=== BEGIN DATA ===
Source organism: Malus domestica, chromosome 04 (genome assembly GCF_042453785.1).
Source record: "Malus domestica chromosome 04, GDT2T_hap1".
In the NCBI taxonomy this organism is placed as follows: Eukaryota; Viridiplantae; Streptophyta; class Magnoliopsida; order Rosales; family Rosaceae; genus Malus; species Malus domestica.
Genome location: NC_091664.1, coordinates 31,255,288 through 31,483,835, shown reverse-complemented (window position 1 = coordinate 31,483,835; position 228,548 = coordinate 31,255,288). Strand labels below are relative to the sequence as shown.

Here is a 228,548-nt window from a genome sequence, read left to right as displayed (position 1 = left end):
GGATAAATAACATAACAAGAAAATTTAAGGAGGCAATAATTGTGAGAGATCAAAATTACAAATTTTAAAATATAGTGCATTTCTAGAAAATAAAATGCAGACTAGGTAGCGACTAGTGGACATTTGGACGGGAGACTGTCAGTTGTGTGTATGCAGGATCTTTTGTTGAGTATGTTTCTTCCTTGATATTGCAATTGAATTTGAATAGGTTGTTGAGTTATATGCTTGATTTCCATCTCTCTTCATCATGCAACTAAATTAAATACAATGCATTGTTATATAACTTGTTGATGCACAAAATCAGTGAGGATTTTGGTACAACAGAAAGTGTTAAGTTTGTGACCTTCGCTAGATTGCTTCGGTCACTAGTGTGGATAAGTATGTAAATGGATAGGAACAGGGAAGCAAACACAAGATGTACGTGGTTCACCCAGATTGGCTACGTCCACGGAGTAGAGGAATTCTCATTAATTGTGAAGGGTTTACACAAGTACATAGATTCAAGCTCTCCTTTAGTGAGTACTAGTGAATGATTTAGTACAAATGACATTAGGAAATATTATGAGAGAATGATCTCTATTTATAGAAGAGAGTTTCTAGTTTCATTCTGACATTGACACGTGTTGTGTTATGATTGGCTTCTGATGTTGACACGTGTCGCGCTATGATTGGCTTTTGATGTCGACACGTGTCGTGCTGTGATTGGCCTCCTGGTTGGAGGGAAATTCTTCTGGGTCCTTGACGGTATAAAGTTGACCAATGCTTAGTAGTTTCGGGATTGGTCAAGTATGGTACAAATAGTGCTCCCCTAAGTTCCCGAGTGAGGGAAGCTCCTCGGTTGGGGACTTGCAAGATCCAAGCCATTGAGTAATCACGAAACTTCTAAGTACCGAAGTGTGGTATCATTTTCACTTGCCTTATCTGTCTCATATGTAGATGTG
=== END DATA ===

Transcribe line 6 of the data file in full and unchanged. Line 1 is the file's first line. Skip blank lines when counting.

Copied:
GGATAAATAACATAACAAGAAAATTTAAGGAGGCAATAATTGTGAGAGATCAAAATTACAAATTTTAAAATATAGTGCATTTCTAGAAAATAAAATGCAGACTAGGTAGCGACTAGTGGACATTTGGACGGGAGACTGTCAGTTGTGTGTATGCAGGATCTTTTGTTGAGTATGTTTCTTCCTTGATATTGCAATTGAATTTGAATAGGTTGTTGAGTTATATGCTTGATTTCCATCTCTCTTCATCATGCAACTAAATTAAATACAATGCATTGTTATATAACTTGTTGATGCACAAAATCAGTGAGGATTTTGGTACAACAGAAAGTGTTAAGTTTGTGACCTTCGCTAGATTGCTTCGGTCACTAGTGTGGATAAGTATGTAAATGGATAGGAACAGGGAAGCAAACACAAGATGTACGTGGTTCACCCAGATTGGCTACGTCCACGGAGTAGAGGAATTCTCATTAATTGTGAAGGGTTTACACAAGTACATAGATTCAAGCTCTCCTTTAGTGAGTACTAGTGAATGATTTAGTACAAATGACATTAGGAAATATTATGAGAGAATGATCTCTATTTATAGAAGAGAGTTTCTAGTTTCATTCTGACATTGACACGTGTTGTGTTATGATTGGCTTCTGATGTTGACACGTGTCGCGCTATGATTGGCTTTTGATGTCGACACGTGTCGTGCTGTGATTGGCCTCCTGGTTGGAGGGAAATTCTTCTGGGTCCTTGACGGTATAAAGTTGACCAATGCTTAGTAGTTTCGGGATTGGTCAAGTATGGTACAAATAGTGCTCCCCTAAGTTCCCGAGTGAGGGAAGCTCCTCGGTTGGGGACTTGCAAGATCCAAGCCATTGAGTAATCACGAAACTTCTAAGTACCGAAGTGTGGTATCATTTTCACTTGCCTTATCTGTCTCATATGTAGATGTG